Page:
The Real Problem With Eating Disorders -- And It's Not Those Who Have Them
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Health and Wellness

The Real Problem With Eating Disorders -- And It's Not Those Who Have Them

Everything your high school health class didn't teach you.

The Real Problem With Eating Disorders -- And It's Not Those Who Have Them

Recently, I have noticed a problem.

The problem isn't with being obese or being too thin.

The problem is that people think they understand what it is like to have an eating disorder when they actual don't know anything about it.

First, I would like to make something perfectly clear.

Having an eating disorder is not a choice.

I can not stress this enough. No one has an eating disorder because of something they saw in a magazine, or on TV. The thin, often photoshopped women in pictures are not the cause of an eating disorder.

Struggling with an eating disorder is not choosing to die.

Yes, many people die from eating disorders; in fact more people die from them than any other mental illness. However, having an eating disorder is not a CHOICE to die. I recently read an article that implied that having an eating disorder means you choose death. Never for a second during the darkest days of my eating disorder did I want to die. Why would I want that? I have an incredibly beautiful life filled with people who love me and I have so much joy in my heart. But none of those positives kept me from developing an eating disorder. Yes, I wanted to be thin, yes I skipped meals and my health diminished, but I never chose to die.

An eating disorder is a mental illness.

It is not something you can prevent someone from getting. There's no vaccine for eating disorders. Someone who looks at pictures of thin models everyday is not more likely to have an eating disorder than someone else who doesn't . And guess what? Not every thin model has an eating disorder either.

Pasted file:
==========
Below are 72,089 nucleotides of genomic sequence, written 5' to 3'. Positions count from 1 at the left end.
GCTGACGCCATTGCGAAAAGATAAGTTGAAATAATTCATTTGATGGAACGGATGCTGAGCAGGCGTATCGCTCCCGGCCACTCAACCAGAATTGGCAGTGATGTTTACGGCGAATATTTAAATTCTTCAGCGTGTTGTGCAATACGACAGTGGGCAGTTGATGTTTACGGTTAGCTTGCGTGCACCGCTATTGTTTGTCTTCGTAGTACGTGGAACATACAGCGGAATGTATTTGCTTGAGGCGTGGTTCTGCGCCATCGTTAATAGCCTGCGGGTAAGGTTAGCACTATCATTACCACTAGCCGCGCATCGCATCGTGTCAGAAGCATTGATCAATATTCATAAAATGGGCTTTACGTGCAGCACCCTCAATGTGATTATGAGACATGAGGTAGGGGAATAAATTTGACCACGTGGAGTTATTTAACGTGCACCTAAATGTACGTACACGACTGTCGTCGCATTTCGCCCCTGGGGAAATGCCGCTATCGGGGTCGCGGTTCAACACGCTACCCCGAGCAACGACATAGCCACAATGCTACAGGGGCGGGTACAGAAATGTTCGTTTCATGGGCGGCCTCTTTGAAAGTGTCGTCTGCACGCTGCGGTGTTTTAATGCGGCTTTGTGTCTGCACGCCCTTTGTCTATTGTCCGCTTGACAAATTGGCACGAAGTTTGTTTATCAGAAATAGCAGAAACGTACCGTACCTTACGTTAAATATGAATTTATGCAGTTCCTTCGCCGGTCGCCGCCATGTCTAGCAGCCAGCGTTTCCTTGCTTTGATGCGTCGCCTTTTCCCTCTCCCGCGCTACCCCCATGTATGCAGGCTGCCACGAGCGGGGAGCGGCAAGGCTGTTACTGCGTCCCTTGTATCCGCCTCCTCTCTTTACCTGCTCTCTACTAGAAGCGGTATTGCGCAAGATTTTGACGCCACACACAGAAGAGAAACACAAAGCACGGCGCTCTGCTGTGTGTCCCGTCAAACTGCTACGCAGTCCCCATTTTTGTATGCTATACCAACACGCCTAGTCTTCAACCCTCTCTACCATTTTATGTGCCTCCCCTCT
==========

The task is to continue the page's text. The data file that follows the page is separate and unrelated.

There is a difference between triggers of eating disordered behaviors and what actually causes the eating disorder.

Like I mentioned early, seeing a thin model doesn't cause you to have an eating disorder. In fact, neither does the size pants you wear. Eating disorders have different root causes, but most involve some manifestation of anxiety. I learned this when recovering from my eating disorder. I 100% did not care about what others looked like, or what I looked like, but I had incredible, painstaking anxiety about eating and what that could do to my body. Sounds messed up right? Well it is, because it's a mental illness, and not a lot of people understand them unless they have experienced them or they are educated about them.

Eating disorders do not just make you thin.

When people think of eating disorders, what most commonly pops into mind is a thin girl struggling with anorexia. This is not the only eating disorder. Other eating disorders like binge eating and bulimia do not always make a person thin. Eating disorders can make you overweight, underweight, or you can look perfectly normal.

You don't have to look like you have an eating disorder to be struggling with one. I struggle with an eating disorder, and when I went to treatment there were men, and women of all different sizes there struggling with these crippling diseases.

Eating disorders do not only impact women.

Yes, more women than men have diagnosed eating disorders, but that might only be because it is more shameful for a man to speak up about an eating disorder than it is for a woman. It is so easy to focus on how society makes women feel about their bodies and how there are so many unrealistic expectations about body image. However, men are presented with these same unrealistic expectations.

When recovering from my eating disorder I learned a lot about myself, and above all I learned that although I need to take responsibility for my eating disorder and how it destroyed my body. More importantly though I needed to realize that my eating disorder wasn't apart of me. My eating disorder has nothing to do with who I really am.

I am not an eating disorder, no matter what size I am. No one should have to struggle with this terrible disease, but the reality is a lot of people do. In order to help someone struggling, it is essential to understand the various reasons eating disorders develop. Yes, we have a huge societal body image problem, but it's not what is entirely causing eating disorders.

There is a bigger problem.

The problem is how little people actually know about eating disorders.

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This article has not been reviewed by Odyssey HQ and solely reflects the ideas and opinions of the creator.
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